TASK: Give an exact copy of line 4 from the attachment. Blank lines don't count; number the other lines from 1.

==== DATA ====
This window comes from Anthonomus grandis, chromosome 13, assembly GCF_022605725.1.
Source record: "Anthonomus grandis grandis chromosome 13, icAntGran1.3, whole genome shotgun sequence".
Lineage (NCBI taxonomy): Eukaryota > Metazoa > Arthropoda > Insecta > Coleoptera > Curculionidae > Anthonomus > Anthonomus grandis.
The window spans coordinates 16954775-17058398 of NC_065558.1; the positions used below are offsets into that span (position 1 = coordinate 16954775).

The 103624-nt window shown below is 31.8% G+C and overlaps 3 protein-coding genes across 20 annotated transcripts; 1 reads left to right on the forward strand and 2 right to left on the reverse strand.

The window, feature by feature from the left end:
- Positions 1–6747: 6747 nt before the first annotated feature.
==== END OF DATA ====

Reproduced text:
The window spans coordinates 16954775-17058398 of NC_065558.1; the positions used below are offsets into that span (position 1 = coordinate 16954775).